VMware

How Meltdown and Spectre Impact VMware ESXi Guests

So the cat’s out of the bag and OS vendors have begun issuing patches to plug the latest in Security Vulnerabilities and Exposures made known to the public.

What is Meltdown and Spectre:

Meltdown and Spectre are exploits, operating against computer architecture that’s been designed into Intel chips. They are capable of accessing the protected areas of memory to potentially decode and read information which should normally be protected.  Information which may be considered sensitive data; such as passwords.

The vulnerability may also allow for the potential read of protected memory locations used by the device and applications (including browsers) that store information in the kernel memory, including potentially sensitive data.

 

 

But, I thought OS vendors are and have released patches for this?

For these patches to be fully functional in a guest OS additional ESXi and vCenter Server updates will be required. These updates are being given the highest priority by VMware.  Remember sure the virtual CPU will be protected, however it sits onto of a hypervisor which is its own OS.

What to do?

In the recent VMware Security Advisory, the specified patches should be applied for remediation. Its strongly suggested that those using ESXi update as soon as possible.

VMware Patch Numbers for ESXi Versions:

ESXi 6.5 – ESXi650-201712101-SG
ESXi 6.0 – ESXi600-201711101-SG
ESXi 5.5 – ESXi550-201709101-SG

This 5.5 patch only addresses CVE-2017-5715, not CVE-2017-5753

 

Info Links:

https://www.vmware.com/us/security/advisories/VMSA-2018-0002.html

 

PSA: Don’t delay or skip patching your VMs just because you or your provider already patched the hypervisor. Otherwise you are still vulnerable to Meltdown & Spectre. If you cycle out your cloud instances periodically, make sure your machine images are patched.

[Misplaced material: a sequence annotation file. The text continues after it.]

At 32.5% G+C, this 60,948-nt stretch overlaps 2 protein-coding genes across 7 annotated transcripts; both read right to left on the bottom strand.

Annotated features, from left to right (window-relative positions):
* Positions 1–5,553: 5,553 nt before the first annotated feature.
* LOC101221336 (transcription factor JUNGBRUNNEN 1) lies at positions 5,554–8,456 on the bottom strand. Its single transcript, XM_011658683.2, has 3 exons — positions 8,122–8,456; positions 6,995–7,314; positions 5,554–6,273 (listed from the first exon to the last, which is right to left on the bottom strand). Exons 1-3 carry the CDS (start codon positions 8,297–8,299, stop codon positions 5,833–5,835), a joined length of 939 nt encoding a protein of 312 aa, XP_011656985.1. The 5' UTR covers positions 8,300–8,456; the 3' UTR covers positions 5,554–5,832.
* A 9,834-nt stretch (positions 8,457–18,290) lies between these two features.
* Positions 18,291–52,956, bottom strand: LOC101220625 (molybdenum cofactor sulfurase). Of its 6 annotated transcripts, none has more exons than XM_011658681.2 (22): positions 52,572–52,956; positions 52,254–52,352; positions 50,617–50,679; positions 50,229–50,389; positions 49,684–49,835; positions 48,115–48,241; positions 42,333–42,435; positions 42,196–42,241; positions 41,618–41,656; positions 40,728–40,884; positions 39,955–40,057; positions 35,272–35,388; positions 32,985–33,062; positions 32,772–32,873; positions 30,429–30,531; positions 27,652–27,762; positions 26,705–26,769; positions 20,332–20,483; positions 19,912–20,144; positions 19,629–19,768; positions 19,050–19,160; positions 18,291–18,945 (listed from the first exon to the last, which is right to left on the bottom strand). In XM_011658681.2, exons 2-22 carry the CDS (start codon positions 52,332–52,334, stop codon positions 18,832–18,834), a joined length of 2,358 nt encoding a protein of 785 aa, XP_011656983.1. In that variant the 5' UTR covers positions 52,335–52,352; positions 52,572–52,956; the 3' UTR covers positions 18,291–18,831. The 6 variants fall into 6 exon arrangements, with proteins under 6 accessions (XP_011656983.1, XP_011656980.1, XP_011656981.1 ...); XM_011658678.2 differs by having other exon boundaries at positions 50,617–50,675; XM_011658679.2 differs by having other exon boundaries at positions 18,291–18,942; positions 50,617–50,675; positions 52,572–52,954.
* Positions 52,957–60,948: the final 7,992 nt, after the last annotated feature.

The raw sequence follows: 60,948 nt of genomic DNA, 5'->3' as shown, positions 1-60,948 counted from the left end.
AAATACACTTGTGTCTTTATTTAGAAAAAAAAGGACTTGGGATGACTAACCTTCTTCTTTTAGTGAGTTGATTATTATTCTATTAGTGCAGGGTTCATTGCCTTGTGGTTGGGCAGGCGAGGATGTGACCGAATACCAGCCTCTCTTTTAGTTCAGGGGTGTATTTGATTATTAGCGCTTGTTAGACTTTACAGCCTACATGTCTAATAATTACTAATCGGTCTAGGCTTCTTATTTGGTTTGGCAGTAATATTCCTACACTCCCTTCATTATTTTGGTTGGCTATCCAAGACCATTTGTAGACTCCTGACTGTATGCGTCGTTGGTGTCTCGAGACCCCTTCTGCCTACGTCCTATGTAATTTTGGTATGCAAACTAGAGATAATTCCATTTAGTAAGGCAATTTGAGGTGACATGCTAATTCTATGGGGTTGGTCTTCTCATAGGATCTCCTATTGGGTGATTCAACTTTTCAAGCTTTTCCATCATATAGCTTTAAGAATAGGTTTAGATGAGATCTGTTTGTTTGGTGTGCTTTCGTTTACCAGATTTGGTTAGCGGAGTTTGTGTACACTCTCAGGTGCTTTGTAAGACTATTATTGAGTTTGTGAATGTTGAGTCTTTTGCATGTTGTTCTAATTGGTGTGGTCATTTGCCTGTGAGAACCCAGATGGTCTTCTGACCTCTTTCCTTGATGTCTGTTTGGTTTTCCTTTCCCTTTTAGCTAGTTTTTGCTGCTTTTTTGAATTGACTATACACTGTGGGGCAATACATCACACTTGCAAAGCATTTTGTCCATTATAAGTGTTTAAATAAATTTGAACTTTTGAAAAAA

Backup of VMware vCenter Server Appliance 6.5

It’s always a good idea to backup your work to provide you a way to recovery if things go wrong with your environment. Running an home lab I have cause my own share of issues many of times which had forced me to reinstall and configure my vCenter environment. Moving forward I will be taking advantage of the backup features included with the vCSA.

Using The vCenter Server Appliance Management Interface (VAMI) an administrator uses the HTML5 web interface to perform administrative tasks to the appliance configuration. These tasks included changing the host name, the network configuration, NTP configuration, applying patches / updates and performing backups.

Once logged into the VAMI, under the Summary tab, Click on “Backup” to start the backup of the vCenter Sever appliance.

There are options allowing you to perform a backup using different protocols and location settings. These include the following: FTP, FTPS, HTTP, HTTPS, SCP.

Next specify the protocol of choice and then the credentials for accessing the remote location where the backup will be stored. As an added option, you can encrypt the backup data before transferring.

Click Next

 

A minimum set of data needed to restore the appliance will be backed up by default. This includes the data such as OS, VC services, vCenter Server database, inventory and configuration. Historical data such as tasks, events, and alarms.

Click Next

You get a final review before you click Finish to start the backup process

Depending on the data size of the vCenter server appliance, backups will take a few minutes to complete.

When completed, Click on OK

 

Tech Short: Modify vCenter Single Sign-On Password Policy

Warning:  I do not advocate that anyone to make modifications which extend outside of their organizations security policies. Doing so may put account security as risk.

By default, passwords associated with vSphere Single Sign-On expire every 90 days. As a user approaches this expiry point they will be reminded that their password is about to expire.

In my lab I wanted to avoid the need to change my password so frequently so I decided to extend the number of days required between password changes.

The steps below can be followed:

  1. Log in to the vSphere Web Client as a user with vCenter Single Sign-On administrator privileges